Jaangle (formerly Teen Spirit)
I've got spurs that jingle, Jaangle, jingle... And my boots smell a lot like Teen Spirit. Okay, if you didn't follow that, Teen Spirit--a free music organizer, player, and tag editor--is now known as Jaangle. Let's hear it for snappy names...and for programming that won't jangle your nerves in the least. Jaangle has found a home on my system simply because of its wide format support which includes MP3, AAC, WMA, 16-, 24-, 32-bit wave files at all resolutions, OGG, Flac, and even Apple Lossless--a rarity outside of iTunes.
When you import music into Jaangle it automatically reads the ID tags and downloads available album art and artist info from Amazon, LastFM, and Google. The interface--though skinnable--doesn't have quite the stylish appearance of iTunes or even WMP, but it's more usable and I liked the transparent mini-play that docks to the top of the screen. All functions are readily accessible within a single main window, and Jaangle stays away from multiple overlapping child windows. Everything is provided in paned windows which you can still show, hide, minimize, maximize or resize. My only suggestion to the developers is to replace the plus sign that invokes a dialog to add windows with a simple drop-down list.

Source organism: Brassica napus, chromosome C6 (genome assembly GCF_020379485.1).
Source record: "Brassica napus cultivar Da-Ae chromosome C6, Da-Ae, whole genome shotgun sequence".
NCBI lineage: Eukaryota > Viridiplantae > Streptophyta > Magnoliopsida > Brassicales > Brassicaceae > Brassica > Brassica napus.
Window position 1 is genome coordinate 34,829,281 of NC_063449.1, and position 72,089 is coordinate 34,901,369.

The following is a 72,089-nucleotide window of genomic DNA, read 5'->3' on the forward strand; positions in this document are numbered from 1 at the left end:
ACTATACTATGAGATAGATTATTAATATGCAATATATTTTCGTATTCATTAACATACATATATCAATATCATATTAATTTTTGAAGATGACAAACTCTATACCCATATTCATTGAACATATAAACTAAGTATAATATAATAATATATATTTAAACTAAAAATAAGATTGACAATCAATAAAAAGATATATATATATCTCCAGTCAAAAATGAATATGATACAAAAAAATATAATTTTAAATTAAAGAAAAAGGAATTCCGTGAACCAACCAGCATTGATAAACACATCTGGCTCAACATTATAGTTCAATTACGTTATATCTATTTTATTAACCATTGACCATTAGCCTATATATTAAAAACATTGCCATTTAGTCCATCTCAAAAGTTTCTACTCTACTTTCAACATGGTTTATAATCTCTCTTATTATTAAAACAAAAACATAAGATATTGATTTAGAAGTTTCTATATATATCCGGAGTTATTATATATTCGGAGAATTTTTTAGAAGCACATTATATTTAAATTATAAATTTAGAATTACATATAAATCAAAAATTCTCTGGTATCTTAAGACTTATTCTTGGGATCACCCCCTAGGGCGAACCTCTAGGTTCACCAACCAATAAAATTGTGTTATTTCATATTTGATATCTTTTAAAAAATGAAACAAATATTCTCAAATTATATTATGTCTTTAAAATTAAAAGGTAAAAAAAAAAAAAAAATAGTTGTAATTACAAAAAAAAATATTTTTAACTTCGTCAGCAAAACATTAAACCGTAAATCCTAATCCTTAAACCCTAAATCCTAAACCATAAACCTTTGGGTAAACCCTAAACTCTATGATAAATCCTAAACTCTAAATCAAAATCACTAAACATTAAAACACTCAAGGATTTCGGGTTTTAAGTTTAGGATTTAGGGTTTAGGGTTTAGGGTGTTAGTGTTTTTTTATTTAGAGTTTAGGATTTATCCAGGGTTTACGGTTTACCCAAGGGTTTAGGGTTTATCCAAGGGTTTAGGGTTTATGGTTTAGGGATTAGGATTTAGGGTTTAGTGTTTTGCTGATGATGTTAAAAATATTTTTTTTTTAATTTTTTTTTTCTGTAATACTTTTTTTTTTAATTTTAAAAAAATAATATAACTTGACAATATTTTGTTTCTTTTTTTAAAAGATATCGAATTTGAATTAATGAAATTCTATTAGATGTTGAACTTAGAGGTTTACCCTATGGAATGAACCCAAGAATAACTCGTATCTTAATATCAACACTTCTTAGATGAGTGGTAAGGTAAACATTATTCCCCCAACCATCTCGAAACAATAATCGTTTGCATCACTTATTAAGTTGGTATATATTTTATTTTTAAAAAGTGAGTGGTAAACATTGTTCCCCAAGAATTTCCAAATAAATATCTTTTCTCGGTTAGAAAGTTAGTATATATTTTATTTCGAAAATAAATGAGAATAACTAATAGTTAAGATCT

One feature I truly enjoyed was the three-band equalizer. So many people mess up their sound using multi-band EQ, it's a long-standing music industry cliché that if you want to generate business for a recording studio, just give away 12- or 24-band EQ units to potential clients. Bass, mid, and treble is all most users need if the curve and center points are musically adjusted by someone who knows what they are doing. Apparently, the Jaangle folks do. Everything sounds right.
Jaangle isn't quite the eye candy some music players are. However, it's free of charge, based on open source APIs, every bit as capable--and to my mind a lot more fun.
Note: This program is donationware. It is free to try, but the author accepts and encourages donations towards further development.
--Jon L. Jacobi